Tuesday, 25 June 2013

The glorious world of Antonio Gaudí

Wow, life is crazy right now! I've barely had a chance to breathe, let alone blog! So this is going to be very short but very sweet. When I logged onto Google this morning, I was pleased to discover that today marks the 161st birthday of awesome architect and visionary Antonio Gaudí. It made me smile and I was going to leave it at that when I had the sudden thought that some people may not know who this incredible man was and (more importantly) that they may never have seen pictures of the truly spectacular buildings that he designed. So consider this a little lesson in modern architecture:

Antonio Gaudí was a Spanish architect and many of his buildings can be seen in Barcelona, Spain. His work is famously influenced by elements from religion, nature, architecture and mechanics, and he famously integrated crafts (ceramics, stained glass, ironwork and carpentry) into his designs. Gaudí was a visionary unlike any other, and his buildings are some of the most visited sites in the world. He is truly one of my favourite architects of all time. Here're some examples so you can see why:

Casa Milà
Also known as Le Pedrera, meaning "The Quarry", this building was completed in 1912. Situated in Barcelona, Spain and was declared a UNESCO World Heritage Site in 1984.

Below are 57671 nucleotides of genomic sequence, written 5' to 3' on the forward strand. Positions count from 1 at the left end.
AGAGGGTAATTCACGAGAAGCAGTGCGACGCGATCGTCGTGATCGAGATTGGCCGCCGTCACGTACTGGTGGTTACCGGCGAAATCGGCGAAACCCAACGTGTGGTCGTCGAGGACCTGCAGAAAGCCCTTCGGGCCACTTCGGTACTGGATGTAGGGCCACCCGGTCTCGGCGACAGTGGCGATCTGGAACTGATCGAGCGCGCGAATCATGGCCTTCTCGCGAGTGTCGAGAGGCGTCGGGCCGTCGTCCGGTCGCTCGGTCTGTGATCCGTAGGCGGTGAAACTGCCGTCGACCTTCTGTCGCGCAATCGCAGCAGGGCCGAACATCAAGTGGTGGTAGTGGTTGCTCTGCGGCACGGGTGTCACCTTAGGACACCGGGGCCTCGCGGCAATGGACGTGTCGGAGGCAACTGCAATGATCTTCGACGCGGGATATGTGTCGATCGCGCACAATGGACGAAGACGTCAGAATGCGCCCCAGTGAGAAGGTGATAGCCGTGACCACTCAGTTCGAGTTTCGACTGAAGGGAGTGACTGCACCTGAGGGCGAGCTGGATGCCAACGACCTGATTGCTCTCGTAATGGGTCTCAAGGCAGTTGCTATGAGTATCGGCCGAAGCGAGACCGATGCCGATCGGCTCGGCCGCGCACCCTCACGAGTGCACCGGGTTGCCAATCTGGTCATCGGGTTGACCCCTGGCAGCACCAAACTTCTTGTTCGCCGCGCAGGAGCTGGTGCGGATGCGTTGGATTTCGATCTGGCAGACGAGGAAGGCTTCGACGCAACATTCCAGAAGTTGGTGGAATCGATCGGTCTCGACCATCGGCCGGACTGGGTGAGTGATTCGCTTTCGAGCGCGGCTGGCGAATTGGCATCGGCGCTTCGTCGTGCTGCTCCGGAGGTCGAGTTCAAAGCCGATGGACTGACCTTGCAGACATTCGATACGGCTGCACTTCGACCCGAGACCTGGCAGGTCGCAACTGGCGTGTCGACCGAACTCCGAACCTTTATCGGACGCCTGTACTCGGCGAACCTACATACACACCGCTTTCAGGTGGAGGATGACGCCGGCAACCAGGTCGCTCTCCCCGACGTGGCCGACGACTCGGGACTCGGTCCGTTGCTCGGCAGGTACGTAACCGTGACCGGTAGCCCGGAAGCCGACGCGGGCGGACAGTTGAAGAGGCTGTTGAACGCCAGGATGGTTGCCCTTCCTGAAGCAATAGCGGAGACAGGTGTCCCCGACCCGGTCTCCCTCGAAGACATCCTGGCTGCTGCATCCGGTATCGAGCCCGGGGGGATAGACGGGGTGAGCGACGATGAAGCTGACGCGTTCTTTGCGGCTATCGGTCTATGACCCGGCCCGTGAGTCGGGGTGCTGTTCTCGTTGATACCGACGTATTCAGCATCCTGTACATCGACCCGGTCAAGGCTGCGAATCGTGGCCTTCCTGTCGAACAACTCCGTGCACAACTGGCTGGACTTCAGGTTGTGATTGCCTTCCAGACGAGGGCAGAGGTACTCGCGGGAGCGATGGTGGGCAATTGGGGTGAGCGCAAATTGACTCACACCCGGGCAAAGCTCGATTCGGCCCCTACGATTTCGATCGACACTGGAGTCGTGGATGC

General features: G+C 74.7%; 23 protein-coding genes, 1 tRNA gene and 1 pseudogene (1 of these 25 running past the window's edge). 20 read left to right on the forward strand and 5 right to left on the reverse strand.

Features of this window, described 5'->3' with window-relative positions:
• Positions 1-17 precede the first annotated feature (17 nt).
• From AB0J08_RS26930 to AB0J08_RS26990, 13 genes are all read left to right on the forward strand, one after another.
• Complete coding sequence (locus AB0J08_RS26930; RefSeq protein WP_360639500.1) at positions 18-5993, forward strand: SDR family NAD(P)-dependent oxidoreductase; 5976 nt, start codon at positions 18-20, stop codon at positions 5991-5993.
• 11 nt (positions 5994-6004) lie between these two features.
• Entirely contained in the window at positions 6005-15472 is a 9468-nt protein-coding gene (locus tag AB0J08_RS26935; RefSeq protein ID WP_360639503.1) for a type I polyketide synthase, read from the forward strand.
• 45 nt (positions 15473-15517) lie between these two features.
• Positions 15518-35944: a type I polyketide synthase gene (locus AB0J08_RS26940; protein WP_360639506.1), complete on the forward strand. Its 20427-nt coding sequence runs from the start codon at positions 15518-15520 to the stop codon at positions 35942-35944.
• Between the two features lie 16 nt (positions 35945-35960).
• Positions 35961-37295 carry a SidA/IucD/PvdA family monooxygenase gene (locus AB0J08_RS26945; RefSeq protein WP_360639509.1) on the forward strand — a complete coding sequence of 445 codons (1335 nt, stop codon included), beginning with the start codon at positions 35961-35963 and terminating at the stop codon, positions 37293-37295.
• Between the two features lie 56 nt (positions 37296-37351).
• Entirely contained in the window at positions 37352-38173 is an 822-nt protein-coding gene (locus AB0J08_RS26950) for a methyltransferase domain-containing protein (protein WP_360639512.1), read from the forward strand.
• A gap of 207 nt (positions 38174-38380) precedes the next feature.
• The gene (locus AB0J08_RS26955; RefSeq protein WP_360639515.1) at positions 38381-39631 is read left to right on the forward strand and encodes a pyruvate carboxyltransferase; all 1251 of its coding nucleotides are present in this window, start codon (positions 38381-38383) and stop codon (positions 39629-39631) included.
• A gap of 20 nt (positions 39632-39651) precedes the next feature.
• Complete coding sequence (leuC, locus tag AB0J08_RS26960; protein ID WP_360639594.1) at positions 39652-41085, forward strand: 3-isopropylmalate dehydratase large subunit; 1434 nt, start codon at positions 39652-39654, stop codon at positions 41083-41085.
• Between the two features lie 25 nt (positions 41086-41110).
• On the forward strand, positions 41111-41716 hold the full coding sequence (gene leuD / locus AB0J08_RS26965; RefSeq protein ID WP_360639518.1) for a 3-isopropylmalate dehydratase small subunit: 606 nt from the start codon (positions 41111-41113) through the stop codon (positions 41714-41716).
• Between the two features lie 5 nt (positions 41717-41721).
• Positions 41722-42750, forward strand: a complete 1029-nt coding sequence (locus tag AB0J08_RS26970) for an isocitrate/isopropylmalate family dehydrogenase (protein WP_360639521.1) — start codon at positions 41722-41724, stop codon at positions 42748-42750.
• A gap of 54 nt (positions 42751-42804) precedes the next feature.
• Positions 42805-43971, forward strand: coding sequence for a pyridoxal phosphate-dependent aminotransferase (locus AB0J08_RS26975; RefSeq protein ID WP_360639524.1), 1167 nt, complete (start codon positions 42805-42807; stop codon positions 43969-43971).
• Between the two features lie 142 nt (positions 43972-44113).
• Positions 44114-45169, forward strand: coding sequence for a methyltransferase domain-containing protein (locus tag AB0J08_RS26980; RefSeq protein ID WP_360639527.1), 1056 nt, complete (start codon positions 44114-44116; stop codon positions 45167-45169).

Casa Battló
Locally known as Casa dels ossos, meaning "The House of Bones", this building was originally constructed in 1877 by one of Gaudí's teachers Emili Sala Cortés. In 1904, it was redesigned by Gaudí and is now considered one of the most beautiful buildings in Barcelona.


Park Güell
Originally part of a commercially unsuccessful housing site, Park Güell is now a municipal garden situated in Barcelona and is home to Gaudí's famous salamander sculpture El Drac or "The Dragon". Completed in 1914, it is one of the largest architectural works in south Europe and has been declared a UNESCO World Heritage Site.


Sagrada Família 
This Roman Catholic church in Barcelona is the last architectural project that Gaudí was working on at the time of his death in 1926. Despite it being incomplete, the church was declared a UNESCO World Heritage Site and is renowned for it's amazing interior, especially the ceiling details of the nave.